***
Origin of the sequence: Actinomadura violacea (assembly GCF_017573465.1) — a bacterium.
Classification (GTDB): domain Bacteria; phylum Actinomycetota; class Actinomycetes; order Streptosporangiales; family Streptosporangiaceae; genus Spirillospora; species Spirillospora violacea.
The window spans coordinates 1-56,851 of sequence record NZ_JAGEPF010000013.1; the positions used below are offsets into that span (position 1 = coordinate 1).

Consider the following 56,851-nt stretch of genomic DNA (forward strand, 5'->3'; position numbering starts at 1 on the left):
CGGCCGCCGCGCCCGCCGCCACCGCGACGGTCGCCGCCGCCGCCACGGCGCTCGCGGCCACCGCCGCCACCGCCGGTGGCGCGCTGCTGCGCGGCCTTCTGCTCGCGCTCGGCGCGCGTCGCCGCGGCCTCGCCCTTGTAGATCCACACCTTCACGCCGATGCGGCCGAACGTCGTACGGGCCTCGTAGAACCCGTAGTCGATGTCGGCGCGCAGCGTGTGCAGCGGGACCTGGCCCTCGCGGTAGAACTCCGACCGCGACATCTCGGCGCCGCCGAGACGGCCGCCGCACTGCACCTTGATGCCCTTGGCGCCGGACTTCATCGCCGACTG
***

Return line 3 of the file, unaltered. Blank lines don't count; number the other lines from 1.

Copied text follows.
The window spans coordinates 1-56,851 of sequence record NZ_JAGEPF010000013.1; the positions used below are offsets into that span (position 1 = coordinate 1).